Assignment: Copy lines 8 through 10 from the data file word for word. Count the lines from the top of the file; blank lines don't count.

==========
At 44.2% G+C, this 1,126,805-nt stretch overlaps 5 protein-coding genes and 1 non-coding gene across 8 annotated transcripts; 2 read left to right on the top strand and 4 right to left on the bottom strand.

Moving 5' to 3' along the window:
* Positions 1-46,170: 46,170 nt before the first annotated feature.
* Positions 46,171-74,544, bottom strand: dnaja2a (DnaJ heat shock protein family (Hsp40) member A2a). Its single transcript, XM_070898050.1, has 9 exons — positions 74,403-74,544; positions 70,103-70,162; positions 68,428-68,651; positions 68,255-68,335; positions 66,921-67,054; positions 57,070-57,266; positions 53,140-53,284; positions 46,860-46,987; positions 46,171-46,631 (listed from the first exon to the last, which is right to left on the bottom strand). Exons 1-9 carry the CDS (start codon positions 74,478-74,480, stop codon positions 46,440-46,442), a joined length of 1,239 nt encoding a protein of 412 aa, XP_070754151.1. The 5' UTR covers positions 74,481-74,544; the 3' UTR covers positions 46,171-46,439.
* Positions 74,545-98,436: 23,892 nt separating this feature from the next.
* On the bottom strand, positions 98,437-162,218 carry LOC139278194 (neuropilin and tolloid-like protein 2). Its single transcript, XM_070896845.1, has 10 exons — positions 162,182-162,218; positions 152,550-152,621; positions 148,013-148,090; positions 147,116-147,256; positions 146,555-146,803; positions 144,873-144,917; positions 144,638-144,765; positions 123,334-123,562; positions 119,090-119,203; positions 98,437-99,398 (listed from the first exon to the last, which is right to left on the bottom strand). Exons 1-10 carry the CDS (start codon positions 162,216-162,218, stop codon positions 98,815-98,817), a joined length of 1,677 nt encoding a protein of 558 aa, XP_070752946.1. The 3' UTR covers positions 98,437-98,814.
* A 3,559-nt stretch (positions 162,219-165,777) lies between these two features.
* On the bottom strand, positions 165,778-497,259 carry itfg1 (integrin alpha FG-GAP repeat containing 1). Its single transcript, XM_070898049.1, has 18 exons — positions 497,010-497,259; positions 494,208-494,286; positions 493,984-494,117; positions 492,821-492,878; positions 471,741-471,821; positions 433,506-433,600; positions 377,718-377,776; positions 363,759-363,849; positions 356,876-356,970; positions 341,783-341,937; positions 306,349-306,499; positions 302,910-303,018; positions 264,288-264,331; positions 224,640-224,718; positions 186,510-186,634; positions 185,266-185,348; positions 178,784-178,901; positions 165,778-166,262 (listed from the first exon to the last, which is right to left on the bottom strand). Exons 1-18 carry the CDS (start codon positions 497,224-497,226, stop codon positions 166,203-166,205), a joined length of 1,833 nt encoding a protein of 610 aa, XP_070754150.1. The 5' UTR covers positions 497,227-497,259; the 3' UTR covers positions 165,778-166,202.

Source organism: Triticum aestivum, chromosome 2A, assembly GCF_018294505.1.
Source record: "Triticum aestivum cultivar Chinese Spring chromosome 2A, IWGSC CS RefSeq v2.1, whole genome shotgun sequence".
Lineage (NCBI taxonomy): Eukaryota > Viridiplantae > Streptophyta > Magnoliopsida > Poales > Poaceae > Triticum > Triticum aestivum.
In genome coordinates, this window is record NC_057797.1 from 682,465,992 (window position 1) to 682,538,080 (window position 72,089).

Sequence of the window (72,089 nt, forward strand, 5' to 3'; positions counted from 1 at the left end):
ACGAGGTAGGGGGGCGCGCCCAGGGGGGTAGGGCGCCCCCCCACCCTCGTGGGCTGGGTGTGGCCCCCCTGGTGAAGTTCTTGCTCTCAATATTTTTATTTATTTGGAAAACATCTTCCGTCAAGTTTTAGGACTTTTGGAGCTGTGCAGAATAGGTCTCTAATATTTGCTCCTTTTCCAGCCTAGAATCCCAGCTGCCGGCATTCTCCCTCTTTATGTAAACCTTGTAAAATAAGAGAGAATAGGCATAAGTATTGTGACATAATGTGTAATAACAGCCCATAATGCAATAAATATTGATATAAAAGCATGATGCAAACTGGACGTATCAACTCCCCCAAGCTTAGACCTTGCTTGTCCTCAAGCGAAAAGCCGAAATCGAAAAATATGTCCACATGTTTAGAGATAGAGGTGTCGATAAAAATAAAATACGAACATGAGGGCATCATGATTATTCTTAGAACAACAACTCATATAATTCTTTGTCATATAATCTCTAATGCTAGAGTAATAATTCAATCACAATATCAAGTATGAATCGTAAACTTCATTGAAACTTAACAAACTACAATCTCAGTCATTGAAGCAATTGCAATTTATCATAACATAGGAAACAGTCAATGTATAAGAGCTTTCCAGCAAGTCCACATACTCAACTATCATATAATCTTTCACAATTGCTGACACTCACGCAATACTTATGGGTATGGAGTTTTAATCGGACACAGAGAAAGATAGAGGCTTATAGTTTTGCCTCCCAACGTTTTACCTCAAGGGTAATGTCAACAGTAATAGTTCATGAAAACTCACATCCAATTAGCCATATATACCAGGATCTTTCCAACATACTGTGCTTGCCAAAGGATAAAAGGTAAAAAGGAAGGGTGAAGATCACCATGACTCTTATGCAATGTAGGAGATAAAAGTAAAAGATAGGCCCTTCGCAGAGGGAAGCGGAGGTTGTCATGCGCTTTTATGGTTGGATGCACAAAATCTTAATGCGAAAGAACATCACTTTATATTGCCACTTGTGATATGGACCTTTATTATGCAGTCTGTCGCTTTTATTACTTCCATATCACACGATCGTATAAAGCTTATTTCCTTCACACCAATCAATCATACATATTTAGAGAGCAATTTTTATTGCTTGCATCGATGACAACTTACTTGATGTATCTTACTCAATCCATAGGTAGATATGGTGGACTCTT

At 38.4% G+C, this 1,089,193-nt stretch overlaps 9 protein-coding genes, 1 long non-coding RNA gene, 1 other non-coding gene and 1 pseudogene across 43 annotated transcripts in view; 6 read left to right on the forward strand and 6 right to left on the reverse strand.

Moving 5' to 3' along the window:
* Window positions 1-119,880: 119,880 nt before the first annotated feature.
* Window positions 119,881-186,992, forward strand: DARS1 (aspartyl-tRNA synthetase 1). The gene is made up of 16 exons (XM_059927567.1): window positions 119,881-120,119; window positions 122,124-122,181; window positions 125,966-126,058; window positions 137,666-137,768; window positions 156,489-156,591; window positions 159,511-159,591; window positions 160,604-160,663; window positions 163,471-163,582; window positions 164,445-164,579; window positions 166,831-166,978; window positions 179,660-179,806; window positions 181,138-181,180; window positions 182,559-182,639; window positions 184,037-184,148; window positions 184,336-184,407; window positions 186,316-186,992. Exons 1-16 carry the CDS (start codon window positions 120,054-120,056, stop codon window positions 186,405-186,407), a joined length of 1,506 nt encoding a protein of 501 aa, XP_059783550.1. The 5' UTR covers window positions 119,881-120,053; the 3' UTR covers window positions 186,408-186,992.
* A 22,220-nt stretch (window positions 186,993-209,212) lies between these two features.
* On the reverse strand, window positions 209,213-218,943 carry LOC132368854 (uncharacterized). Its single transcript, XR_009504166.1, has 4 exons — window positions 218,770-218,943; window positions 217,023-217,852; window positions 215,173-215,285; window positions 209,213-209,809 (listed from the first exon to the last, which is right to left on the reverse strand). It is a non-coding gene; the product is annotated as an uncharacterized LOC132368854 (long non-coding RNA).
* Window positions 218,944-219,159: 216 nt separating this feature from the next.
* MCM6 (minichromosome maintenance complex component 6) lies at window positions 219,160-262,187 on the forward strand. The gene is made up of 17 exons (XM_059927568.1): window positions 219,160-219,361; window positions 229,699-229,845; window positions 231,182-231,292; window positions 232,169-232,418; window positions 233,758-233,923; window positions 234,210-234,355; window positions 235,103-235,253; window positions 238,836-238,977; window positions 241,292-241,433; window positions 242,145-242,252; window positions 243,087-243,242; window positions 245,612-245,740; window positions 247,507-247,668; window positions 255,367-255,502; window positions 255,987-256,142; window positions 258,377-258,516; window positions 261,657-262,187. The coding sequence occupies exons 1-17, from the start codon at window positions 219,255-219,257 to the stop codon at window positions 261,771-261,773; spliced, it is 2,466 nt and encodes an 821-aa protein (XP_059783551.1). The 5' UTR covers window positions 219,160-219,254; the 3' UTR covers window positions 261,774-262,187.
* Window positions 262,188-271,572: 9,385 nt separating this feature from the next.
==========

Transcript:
* On the bottom strand, positions 165,778-497,259 carry itfg1 (integrin alpha FG-GAP repeat containing 1). Its single transcript, XM_070898049.1, has 18 exons — positions 497,010-497,259; positions 494,208-494,286; positions 493,984-494,117; positions 492,821-492,878; positions 471,741-471,821; positions 433,506-433,600; positions 377,718-377,776; positions 363,759-363,849; positions 356,876-356,970; positions 341,783-341,937; positions 306,349-306,499; positions 302,910-303,018; positions 264,288-264,331; positions 224,640-224,718; positions 186,510-186,634; positions 185,266-185,348; positions 178,784-178,901; positions 165,778-166,262 (listed from the first exon to the last, which is right to left on the bottom strand). Exons 1-18 carry the CDS (start codon positions 497,224-497,226, stop codon positions 166,203-166,205), a joined length of 1,833 nt encoding a protein of 610 aa, XP_070754150.1. The 5' UTR covers positions 497,227-497,259; the 3' UTR covers positions 165,778-166,202.

Source organism: Triticum aestivum, chromosome 2A, assembly GCF_018294505.1.
Source record: "Triticum aestivum cultivar Chinese Spring chromosome 2A, IWGSC CS RefSeq v2.1, whole genome shotgun sequence".